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A complex class project finished

St. Joe AP Calculus class builds differential analyzer

It’s taken the better part of six months, but St. Joseph High School’s AP calculus class has finally completed its differential analyzer.

The complex machine is built with the gears, rods, and metal plates from Meccano parts, toys that are more familiar to Americans as an Erector Set.

A differential analyzer “is a mechanical device which solves differential equations by simulating them on physical components.” And the integrator “is a mechanical device that takes a mechanical representation of a derivative as input and returns a mechanical representation of the net change as output.”

The class has been working with Dr. Bonita Lawrence from Marshall University’s Mathematics Department.

She saw the original differential analyzer in the London Museum of Science and became fascinated with it. She built her own version of it with a mentor from California. In turn, she agreed to mentor the St. Joseph students to build one, a first for her and the students.

The class started building it in October and finished it last Thursday.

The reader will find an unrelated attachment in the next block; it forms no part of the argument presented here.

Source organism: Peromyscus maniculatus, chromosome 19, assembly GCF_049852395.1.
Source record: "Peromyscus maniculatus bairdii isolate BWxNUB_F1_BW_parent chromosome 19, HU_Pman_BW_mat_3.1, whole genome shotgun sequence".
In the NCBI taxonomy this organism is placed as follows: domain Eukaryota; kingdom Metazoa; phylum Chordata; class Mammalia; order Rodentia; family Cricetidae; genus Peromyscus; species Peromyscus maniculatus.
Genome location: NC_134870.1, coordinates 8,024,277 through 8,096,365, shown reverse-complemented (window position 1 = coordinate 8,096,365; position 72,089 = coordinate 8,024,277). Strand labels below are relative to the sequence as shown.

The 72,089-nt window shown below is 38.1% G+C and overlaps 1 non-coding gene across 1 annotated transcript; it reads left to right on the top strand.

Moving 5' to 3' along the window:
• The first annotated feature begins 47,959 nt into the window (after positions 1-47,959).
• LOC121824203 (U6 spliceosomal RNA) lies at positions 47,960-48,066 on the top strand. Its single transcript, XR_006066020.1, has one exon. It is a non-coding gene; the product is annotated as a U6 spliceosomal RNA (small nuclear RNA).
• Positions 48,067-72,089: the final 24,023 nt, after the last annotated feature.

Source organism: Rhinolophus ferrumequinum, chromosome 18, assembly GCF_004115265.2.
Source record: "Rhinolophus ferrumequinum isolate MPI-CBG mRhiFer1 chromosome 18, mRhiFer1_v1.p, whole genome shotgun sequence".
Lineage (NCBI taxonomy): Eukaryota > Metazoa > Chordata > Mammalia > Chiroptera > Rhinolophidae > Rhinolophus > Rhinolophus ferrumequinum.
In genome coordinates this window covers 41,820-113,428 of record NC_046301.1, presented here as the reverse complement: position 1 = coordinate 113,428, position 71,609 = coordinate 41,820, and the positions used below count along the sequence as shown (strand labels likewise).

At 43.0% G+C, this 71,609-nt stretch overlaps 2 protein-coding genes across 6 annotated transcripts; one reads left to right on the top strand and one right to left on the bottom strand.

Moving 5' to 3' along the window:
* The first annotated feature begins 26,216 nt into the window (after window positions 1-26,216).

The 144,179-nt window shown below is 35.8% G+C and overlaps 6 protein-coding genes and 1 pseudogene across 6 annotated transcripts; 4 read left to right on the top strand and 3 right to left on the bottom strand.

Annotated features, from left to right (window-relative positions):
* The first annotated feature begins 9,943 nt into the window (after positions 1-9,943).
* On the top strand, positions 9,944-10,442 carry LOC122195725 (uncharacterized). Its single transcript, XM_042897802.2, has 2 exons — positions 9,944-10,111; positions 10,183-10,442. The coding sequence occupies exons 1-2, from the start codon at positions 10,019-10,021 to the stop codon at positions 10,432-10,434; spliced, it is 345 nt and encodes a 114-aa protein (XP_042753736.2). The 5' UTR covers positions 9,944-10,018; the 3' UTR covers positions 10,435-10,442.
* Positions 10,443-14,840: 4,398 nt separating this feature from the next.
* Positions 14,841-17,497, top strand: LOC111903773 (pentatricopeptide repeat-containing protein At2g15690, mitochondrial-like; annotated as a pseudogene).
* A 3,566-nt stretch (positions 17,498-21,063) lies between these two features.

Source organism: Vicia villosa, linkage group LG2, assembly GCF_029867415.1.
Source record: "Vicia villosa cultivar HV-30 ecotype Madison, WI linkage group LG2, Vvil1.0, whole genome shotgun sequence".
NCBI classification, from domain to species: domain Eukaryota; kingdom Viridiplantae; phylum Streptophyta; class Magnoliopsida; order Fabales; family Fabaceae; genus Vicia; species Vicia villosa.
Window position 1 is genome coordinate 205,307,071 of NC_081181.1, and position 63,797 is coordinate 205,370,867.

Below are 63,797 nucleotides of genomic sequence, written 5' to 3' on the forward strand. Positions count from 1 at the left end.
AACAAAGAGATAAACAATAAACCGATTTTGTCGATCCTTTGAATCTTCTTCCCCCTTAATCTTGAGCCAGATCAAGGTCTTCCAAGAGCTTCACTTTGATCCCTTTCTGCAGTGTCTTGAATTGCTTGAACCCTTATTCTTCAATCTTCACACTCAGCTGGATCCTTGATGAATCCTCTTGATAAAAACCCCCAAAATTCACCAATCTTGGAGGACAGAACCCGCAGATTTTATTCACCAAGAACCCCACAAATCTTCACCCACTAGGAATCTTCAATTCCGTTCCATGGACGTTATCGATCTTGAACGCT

“We are doing the final tune up to get it running smoothly,” she said.

Lawrence said there was a little bit of delay because she had what she described as a “cancer scare” and had to undergo several chemotherapy treatments which left her too tired to work.

She took medical leave from Marshall.

“The only thing I continued on with was working with these students,” she said.

Now that the machine is completed, it belongs to the AP calculus class.

“This is the first high school in the country with its own differential analyzer,” Lawrence said.

And the eight students in the class did work on it.

Lawrence just supplied the parts, advice and pictures. She said she felt that bright students are too often just given instructions and told what to do.

In this case, she brought over one of her already built integrators and “put it on the table and said ‘build this.’ And they did it.” Then the process was repeated with other parts of the analyzer until it was completed.

AP Calculus teacher Tamara Johnson said the end result was “awesome.”

“The kids have been so involved in it and they were so excited,” she said. “They took screws, bolts and rods and put it all together. And it is actually going to solve a differential equation.”

Ryan Scaife said the project could be accomplished, but they didn’t think it was going to be so much of a challenge.

“We started off from scratch. Since we are high school students, you wouldn’t think it would turn out as well as it did,” he said. “We got scratches and bumps. And it was a lot of trial and error.”

He said it was a great application of the math they learned.

“This is what you are going to use math for, to do stuff like this,” Scaife said. “It is very complicated and I don’t feel like I fully understand it, but what we have been learning all comes together.”

Johnson said that differential equations are concepts that are barely touched on in high school, normally that is something students see in college.

“I think know they understand how we are doing derivatives, by talking about the input and output that you are going to see on the table,” she said. “It was amazing watching them put this together.”